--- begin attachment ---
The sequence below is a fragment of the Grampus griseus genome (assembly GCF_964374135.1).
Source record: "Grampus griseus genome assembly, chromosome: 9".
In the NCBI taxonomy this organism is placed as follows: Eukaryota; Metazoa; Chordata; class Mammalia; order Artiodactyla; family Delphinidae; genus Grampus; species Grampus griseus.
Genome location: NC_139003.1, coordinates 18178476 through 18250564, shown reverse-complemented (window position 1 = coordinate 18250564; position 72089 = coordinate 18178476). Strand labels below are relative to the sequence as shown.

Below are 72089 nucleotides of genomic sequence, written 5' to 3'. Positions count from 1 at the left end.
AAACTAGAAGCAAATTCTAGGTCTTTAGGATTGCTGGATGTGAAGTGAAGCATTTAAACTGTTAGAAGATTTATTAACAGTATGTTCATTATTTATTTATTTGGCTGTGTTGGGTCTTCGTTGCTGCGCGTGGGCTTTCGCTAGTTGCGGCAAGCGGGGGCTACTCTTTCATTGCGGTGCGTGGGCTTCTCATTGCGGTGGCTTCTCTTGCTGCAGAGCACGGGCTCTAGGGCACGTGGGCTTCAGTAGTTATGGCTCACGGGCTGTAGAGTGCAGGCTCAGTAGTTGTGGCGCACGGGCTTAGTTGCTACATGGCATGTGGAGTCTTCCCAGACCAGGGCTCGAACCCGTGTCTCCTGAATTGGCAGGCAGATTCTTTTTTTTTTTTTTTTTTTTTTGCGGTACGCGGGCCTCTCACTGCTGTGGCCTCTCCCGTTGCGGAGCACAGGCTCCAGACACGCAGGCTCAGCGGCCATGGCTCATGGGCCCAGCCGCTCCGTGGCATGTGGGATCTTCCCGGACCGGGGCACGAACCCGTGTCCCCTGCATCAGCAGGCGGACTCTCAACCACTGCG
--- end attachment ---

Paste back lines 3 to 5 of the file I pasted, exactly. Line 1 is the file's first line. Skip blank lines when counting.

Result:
In the NCBI taxonomy this organism is placed as follows: Eukaryota; Metazoa; Chordata; class Mammalia; order Artiodactyla; family Delphinidae; genus Grampus; species Grampus griseus.
Genome location: NC_139003.1, coordinates 18178476 through 18250564, shown reverse-complemented (window position 1 = coordinate 18250564; position 72089 = coordinate 18178476). Strand labels below are relative to the sequence as shown.

Below are 72089 nucleotides of genomic sequence, written 5' to 3'. Positions count from 1 at the left end.